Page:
The Constellation of the Lesser Dog (Canis Minor- Cmi)

The Lesser Dog


The name, the story, the myth


The Mesopotamians saw in the Lesser Dog a hunting dog in the swamp, hence perhaps the Arabic designation of Raccoon (Greek Prokion, or "before the dog") as Al Ghumaisa, "wet-eyed"; however, also the Arabic legend according to which the Greater Dog and the Lesser Dog are two sisters, one of whom (the one linked to the Greater Dog) has fled leaving behind her inconsolable sister, Al Shira (Sirius), read in the light of this, the name Al Ghumaisa would acquire a nuance in the meaning, "she who cries". The sisters fell in love with the young Al Jauzah (Orion), who lived across a river -according to some interpretations, represented by the Milky Way-. Both decided to reach him, only one had the courage to cross the river, Al Shira. From this the star would also be indicated with the full name of Al Shira al Abur, that is "Sirius crossing over".



The Canis Minor represents, according to one of the versions of Greek mythology, one of Orion's two hunting dogs, although some claim it is the dog of Icarius who, having lost his master (killed), went looking for his daughter to show her the body. When she too, grief-stricken, killed herself, the dog threw herself into a well in despair. Moved by grief, the gods reserved a place in heaven for the dog and, it seems, his master Icarius is near him (Bifolco).

The constellation Cane Minor

It's a quite well known constellation, if only because inside it there is a bright motion star (of magnitude 0.4, in a zone of sky poor of stars) that certainly doesn't disfigure compared to the colleagues Castor and Pollux, Sirius and the whole constellation of Orion: I'm talking about Raccoon, whose name, like Arcturus, usually causes smiles if not hilarity from people who, vice versa, listen with interest to the explanations about the sky.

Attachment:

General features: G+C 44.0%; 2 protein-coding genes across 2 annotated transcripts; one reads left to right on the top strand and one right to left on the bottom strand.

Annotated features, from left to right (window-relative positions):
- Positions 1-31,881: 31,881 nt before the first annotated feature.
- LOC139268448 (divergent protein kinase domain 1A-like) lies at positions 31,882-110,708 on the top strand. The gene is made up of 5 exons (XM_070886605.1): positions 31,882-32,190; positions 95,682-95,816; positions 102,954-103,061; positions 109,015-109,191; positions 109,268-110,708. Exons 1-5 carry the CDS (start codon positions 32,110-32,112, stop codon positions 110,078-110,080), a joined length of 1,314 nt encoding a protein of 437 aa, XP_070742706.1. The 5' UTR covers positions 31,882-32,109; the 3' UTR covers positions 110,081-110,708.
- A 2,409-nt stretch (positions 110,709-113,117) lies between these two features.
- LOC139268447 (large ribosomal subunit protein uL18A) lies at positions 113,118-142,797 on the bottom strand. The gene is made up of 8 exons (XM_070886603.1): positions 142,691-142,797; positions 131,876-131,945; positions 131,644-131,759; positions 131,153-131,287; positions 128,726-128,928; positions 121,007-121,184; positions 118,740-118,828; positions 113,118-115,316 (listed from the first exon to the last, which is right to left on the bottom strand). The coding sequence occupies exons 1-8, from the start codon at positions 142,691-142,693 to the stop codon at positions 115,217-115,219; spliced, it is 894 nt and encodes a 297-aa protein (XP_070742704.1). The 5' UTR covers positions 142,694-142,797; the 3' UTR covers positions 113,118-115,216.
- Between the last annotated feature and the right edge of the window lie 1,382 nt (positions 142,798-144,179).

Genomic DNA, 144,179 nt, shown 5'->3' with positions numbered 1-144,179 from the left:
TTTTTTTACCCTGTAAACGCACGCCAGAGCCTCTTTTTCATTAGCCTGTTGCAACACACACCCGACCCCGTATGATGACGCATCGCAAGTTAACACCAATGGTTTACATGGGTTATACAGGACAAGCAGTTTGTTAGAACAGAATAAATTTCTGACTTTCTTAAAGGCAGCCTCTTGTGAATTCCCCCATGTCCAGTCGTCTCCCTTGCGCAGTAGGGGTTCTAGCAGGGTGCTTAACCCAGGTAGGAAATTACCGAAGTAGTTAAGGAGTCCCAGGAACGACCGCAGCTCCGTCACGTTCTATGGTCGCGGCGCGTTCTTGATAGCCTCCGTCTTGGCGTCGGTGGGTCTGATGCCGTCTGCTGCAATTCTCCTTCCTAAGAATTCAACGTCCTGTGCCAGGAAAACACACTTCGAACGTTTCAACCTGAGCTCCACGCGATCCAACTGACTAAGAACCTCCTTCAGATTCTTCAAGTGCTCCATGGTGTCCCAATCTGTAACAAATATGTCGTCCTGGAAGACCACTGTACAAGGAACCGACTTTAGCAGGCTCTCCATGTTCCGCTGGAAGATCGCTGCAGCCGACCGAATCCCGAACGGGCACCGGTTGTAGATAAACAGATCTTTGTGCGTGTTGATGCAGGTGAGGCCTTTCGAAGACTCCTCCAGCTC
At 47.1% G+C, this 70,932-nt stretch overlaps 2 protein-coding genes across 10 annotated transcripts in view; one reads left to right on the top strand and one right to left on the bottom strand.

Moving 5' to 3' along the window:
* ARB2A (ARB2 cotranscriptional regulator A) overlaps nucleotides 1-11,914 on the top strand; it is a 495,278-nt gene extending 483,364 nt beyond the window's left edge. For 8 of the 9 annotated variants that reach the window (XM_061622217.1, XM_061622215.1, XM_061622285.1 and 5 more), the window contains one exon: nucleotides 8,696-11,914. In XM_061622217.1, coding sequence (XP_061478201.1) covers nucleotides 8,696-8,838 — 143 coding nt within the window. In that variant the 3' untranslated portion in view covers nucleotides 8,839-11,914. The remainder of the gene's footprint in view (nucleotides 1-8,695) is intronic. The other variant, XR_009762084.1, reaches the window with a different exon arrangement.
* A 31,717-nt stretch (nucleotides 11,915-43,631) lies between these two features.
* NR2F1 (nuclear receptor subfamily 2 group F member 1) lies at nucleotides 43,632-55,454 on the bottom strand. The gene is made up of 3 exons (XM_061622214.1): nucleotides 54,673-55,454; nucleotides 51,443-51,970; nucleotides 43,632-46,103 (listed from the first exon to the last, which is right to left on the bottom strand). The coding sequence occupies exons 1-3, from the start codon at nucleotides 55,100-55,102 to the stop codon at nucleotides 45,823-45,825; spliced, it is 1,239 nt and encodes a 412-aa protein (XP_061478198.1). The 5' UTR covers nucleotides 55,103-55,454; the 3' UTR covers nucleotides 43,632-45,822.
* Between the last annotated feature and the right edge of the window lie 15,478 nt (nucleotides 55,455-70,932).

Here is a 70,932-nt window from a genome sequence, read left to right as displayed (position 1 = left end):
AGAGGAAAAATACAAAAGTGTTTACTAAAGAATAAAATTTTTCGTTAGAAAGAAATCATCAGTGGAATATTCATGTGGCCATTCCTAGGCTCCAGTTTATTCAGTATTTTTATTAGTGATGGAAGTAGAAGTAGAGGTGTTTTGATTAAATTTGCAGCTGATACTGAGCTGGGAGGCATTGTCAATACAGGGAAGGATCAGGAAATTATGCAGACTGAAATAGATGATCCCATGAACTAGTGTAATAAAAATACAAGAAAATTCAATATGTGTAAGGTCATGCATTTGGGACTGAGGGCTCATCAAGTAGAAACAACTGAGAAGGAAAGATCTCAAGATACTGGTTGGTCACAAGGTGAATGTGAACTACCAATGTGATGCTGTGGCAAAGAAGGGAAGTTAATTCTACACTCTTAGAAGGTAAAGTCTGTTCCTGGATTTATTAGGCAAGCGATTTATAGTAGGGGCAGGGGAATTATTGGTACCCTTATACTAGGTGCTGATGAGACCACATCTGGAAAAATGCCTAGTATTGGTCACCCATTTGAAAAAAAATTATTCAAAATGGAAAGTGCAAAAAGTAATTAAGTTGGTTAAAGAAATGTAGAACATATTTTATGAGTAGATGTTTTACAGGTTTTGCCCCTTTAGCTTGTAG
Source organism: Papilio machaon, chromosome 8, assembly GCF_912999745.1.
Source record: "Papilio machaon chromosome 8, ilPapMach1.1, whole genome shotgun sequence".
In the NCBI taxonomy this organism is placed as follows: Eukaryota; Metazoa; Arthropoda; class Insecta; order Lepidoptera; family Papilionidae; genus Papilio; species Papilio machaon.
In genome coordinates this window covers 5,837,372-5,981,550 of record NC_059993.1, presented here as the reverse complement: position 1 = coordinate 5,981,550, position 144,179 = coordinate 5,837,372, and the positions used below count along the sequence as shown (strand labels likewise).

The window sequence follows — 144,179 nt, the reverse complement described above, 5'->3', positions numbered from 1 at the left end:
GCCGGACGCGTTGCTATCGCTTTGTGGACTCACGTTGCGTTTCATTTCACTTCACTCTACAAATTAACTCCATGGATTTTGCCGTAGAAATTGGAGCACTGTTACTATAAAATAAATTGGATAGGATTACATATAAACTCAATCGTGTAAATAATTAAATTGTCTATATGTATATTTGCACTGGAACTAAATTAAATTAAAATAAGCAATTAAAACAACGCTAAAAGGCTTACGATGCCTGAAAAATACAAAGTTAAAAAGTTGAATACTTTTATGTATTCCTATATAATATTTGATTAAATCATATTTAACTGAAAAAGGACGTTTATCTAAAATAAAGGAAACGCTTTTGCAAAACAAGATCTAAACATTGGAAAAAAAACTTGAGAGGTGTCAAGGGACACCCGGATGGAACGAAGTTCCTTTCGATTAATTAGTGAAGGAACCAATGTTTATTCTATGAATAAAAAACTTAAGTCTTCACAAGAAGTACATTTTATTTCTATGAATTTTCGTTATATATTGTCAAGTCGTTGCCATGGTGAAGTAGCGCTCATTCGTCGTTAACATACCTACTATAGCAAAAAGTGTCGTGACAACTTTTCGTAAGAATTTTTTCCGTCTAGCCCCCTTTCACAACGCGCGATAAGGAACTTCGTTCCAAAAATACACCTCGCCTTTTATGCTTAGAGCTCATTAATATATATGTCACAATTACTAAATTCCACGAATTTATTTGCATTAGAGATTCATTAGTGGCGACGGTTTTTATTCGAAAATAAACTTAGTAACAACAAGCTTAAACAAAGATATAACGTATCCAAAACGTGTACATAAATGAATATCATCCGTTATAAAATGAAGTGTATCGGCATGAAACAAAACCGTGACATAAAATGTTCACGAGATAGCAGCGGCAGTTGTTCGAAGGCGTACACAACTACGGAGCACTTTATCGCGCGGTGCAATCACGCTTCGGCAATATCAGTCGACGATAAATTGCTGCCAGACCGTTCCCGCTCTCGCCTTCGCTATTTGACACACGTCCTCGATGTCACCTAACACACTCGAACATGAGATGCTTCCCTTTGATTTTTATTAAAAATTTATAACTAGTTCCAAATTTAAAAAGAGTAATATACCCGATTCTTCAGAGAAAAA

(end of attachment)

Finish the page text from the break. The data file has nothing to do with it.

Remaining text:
Just as Arcturus does not refer to a character of such a name, so the name Raccoon does not refer to the nice animal also called Washing Bear: also this name derives from the Greek and vice versa means "before the dog", understood as "[the rising star] before the Dog (Sirius)", thus announcing its imminent appearance.


Let's rely once again on the trustworthy Stellarium to better understand this statement: a picture is worth more than a thousand words and a movie even more!

Here we can see the eastern horizon on any night, when Raccoon, once risen and already clearly visible, just before the rise of Sirius, the star of the Greater Dog, also known as the Canicola: the appearance before Raccoon and immediately after the Canicola were the announcement of the arrival of the great summer heat. In ancient times, in fact, it was the sky that provided the weather forecast...

The representation of the Dog Minor in antiquity and modernly is in all cases quite obvious: here we see the Uranometria

The Lesser Dog in Uranometry

here instead the representation of Hevelius

The Lesser Dog according to Hevelius

and finally the modern Stellarium

The Lesser Dog according to Stellarium

It is always and anyway a small dog, that maybe not even the ancients saw, but that accompanied the greatest Dog Major.